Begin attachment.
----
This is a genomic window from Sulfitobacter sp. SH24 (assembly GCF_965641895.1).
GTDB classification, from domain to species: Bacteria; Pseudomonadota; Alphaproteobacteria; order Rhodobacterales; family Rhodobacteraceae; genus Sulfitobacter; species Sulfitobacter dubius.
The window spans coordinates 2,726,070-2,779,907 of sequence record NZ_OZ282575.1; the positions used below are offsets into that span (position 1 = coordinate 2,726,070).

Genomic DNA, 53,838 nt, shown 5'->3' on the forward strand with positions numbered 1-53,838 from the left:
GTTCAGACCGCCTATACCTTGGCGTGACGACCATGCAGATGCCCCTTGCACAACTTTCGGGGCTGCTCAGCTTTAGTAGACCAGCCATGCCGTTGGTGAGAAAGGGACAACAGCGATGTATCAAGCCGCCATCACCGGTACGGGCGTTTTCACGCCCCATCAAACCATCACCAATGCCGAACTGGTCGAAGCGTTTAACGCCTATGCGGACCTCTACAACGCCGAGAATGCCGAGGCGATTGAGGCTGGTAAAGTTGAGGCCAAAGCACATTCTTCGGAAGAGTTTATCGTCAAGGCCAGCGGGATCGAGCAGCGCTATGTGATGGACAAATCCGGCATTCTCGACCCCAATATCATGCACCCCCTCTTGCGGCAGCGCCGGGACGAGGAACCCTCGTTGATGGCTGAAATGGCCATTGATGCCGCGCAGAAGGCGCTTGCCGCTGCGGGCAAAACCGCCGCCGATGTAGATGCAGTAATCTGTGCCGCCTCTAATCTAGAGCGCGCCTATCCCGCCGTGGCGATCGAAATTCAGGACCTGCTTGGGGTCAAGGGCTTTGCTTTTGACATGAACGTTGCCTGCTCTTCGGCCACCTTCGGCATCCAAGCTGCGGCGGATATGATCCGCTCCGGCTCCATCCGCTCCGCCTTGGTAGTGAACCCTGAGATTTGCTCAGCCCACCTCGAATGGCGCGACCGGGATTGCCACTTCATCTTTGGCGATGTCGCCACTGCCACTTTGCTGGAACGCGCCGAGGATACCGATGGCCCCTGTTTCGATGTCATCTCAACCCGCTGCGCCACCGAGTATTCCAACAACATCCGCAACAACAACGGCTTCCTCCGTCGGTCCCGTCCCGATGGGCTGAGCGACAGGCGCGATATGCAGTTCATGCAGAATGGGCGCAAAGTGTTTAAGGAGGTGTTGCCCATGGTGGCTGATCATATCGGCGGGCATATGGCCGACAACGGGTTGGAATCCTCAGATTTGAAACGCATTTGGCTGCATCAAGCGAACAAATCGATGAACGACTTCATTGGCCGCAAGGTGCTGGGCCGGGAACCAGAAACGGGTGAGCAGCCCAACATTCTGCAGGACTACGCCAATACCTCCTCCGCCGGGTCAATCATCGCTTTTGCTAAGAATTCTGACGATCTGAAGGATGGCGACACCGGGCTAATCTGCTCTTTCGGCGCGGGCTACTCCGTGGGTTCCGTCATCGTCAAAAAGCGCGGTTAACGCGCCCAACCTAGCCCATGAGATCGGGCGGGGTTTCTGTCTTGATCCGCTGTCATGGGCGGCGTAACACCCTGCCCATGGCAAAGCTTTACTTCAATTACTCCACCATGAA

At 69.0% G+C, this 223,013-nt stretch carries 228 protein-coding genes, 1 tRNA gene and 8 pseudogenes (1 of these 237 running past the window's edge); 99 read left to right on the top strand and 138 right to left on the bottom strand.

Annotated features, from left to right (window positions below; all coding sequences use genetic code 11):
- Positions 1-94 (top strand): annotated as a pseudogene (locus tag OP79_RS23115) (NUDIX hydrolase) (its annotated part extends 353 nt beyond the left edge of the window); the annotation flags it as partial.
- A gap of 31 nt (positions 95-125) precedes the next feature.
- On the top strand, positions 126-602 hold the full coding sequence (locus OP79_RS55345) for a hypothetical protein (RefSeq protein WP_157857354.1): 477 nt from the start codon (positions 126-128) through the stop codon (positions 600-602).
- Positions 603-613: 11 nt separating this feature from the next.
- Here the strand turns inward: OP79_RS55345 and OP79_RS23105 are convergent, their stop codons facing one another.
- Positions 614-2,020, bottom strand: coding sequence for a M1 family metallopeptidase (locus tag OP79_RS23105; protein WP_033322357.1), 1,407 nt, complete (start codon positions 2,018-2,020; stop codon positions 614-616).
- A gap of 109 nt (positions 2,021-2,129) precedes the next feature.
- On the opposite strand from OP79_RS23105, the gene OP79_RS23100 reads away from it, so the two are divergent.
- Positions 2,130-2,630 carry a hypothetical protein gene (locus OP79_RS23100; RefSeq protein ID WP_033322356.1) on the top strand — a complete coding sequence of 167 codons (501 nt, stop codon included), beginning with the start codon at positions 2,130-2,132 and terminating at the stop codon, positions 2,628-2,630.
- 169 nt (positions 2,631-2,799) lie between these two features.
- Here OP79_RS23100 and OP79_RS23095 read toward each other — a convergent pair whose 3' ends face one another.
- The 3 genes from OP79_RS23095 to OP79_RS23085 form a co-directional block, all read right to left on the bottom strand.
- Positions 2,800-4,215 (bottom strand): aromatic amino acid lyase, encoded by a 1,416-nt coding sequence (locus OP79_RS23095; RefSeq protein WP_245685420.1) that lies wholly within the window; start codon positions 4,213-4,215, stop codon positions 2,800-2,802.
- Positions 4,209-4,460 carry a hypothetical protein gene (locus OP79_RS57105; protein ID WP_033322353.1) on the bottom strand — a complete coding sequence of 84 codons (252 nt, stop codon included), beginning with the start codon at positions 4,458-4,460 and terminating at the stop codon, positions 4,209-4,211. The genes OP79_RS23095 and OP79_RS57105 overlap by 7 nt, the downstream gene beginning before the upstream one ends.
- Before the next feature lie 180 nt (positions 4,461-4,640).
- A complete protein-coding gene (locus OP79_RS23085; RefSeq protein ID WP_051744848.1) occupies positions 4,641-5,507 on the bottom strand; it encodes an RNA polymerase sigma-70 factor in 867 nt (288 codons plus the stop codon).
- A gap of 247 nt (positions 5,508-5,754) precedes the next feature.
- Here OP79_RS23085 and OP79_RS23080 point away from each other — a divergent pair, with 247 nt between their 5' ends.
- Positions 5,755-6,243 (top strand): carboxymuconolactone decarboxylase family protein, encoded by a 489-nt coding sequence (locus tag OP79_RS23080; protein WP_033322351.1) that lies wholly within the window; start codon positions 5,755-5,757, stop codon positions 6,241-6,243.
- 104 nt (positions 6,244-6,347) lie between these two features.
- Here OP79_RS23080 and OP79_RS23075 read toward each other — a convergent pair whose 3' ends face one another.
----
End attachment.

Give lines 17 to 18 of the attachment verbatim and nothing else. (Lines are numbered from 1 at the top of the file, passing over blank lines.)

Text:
- 169 nt (positions 2,631-2,799) lie between these two features.
- Here OP79_RS23100 and OP79_RS23095 read toward each other — a convergent pair whose 3' ends face one another.